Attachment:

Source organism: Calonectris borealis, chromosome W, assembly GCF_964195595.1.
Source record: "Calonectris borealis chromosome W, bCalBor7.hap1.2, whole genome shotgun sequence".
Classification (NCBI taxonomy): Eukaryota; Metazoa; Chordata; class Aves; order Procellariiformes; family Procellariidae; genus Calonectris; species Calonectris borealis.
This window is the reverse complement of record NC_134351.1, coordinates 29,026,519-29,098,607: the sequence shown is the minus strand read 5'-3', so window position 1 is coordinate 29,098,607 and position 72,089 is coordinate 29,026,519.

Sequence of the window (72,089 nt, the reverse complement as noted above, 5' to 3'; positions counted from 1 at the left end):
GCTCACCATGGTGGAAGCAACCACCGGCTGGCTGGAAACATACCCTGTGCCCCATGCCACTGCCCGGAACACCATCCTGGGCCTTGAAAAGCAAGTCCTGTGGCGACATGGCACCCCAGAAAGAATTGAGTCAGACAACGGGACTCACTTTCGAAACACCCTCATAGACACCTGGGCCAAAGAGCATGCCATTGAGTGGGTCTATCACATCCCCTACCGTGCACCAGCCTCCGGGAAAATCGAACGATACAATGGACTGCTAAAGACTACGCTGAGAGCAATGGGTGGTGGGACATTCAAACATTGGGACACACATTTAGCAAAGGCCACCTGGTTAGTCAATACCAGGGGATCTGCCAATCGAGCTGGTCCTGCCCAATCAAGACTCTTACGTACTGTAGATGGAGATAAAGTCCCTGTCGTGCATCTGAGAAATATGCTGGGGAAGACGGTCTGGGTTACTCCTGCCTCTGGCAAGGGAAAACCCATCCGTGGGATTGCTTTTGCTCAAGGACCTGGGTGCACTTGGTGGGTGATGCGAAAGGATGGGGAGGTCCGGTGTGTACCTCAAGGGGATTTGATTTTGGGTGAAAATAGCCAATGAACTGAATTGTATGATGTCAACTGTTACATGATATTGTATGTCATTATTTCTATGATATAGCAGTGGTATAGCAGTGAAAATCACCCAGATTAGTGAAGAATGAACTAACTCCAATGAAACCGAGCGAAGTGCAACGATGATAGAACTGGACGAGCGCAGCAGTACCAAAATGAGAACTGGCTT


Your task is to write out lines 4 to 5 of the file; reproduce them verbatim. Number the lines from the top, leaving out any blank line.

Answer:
This window is the reverse complement of record NC_134351.1, coordinates 29,026,519-29,098,607: the sequence shown is the minus strand read 5'-3', so window position 1 is coordinate 29,098,607 and position 72,089 is coordinate 29,026,519.

Sequence of the window (72,089 nt, the reverse complement as noted above, 5' to 3'; positions counted from 1 at the left end):